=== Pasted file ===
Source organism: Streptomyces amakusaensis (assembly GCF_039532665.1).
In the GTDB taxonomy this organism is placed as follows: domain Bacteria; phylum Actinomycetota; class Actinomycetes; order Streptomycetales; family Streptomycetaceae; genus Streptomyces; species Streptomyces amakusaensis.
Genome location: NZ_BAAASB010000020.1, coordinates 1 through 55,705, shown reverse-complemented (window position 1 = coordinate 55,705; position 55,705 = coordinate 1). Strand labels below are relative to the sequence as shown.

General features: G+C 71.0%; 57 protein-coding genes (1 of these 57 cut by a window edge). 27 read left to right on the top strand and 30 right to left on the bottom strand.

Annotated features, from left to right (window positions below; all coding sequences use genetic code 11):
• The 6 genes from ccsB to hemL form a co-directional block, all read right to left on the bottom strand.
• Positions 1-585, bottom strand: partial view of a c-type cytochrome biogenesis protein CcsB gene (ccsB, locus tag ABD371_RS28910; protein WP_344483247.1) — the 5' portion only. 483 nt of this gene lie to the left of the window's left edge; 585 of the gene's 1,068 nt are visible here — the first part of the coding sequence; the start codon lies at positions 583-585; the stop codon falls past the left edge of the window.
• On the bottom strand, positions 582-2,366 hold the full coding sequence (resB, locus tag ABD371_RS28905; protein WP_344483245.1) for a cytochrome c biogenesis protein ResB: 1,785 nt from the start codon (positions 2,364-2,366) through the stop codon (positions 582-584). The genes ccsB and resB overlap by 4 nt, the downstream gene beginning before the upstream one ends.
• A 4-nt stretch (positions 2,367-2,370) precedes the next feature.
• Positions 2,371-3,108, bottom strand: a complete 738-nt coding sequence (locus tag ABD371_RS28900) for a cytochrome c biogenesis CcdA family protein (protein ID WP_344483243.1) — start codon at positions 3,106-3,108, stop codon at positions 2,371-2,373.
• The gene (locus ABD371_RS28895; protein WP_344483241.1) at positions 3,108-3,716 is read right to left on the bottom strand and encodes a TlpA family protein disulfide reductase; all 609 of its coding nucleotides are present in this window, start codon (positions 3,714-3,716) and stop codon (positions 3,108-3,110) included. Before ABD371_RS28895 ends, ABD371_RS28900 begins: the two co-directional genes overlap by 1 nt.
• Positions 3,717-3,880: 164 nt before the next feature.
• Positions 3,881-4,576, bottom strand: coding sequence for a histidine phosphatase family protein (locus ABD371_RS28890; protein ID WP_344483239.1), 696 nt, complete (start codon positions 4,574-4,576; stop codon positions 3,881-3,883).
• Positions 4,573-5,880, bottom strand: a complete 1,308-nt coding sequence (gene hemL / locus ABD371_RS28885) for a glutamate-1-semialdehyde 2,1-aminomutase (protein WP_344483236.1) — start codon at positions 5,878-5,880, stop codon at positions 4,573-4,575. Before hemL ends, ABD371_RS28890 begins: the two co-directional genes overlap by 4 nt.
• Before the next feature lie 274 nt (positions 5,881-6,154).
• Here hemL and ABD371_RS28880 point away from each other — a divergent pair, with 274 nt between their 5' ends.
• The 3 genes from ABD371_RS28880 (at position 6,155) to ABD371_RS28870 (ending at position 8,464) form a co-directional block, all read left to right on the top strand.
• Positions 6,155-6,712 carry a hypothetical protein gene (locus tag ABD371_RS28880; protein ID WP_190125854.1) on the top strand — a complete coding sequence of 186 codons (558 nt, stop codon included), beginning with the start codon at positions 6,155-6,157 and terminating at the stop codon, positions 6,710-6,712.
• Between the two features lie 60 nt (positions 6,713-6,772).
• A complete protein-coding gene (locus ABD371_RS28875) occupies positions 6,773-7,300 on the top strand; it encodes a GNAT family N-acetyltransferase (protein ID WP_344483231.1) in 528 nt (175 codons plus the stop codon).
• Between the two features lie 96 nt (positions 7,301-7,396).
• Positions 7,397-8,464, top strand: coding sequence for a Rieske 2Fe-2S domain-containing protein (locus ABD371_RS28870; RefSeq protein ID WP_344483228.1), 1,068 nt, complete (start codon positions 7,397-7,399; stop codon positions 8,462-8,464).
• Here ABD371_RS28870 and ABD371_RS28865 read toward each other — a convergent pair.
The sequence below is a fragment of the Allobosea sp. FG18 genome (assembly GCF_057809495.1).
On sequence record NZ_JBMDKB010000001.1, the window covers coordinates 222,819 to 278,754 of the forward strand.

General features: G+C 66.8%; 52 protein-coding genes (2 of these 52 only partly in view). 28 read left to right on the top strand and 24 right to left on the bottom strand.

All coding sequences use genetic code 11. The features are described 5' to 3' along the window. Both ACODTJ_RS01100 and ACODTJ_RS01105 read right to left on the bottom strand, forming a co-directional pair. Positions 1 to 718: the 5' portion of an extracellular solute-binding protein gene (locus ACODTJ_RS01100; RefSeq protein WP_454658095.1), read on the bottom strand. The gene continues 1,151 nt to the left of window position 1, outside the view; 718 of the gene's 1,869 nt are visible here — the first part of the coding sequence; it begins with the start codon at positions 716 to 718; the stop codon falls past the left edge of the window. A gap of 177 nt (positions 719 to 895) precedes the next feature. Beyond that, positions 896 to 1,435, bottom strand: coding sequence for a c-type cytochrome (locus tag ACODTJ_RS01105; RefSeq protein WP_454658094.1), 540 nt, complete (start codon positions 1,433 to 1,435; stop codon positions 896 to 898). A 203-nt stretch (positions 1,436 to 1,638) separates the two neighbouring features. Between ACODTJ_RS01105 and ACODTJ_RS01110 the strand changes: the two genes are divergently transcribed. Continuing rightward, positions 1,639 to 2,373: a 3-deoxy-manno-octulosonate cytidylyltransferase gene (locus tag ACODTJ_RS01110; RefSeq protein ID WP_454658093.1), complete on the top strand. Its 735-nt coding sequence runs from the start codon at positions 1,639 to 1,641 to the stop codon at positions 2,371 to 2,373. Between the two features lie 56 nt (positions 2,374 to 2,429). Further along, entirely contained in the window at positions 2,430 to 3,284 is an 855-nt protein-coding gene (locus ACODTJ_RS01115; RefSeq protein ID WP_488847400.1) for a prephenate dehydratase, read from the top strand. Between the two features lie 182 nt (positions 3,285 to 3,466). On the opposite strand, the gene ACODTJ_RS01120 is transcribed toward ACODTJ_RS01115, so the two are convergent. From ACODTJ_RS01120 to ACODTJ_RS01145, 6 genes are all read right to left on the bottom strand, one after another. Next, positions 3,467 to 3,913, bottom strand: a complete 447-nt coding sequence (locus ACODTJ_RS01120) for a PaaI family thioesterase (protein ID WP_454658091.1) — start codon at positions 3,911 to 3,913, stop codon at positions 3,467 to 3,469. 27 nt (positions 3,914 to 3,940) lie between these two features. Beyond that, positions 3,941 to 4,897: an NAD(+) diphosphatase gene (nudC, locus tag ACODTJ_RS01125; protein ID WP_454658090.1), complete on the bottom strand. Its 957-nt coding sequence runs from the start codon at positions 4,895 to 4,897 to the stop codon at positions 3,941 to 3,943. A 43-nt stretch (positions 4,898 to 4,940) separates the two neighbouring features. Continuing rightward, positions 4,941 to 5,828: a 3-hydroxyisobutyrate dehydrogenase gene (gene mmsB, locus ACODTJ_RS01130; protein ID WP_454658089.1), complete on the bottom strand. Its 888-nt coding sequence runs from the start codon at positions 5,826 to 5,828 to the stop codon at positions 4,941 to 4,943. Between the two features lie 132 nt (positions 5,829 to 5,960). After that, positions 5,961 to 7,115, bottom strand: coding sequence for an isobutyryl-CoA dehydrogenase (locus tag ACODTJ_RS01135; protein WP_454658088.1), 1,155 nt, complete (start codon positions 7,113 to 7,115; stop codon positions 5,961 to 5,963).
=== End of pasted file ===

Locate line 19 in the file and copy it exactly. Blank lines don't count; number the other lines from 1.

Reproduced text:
• Between the two features lie 60 nt (positions 6,713-6,772).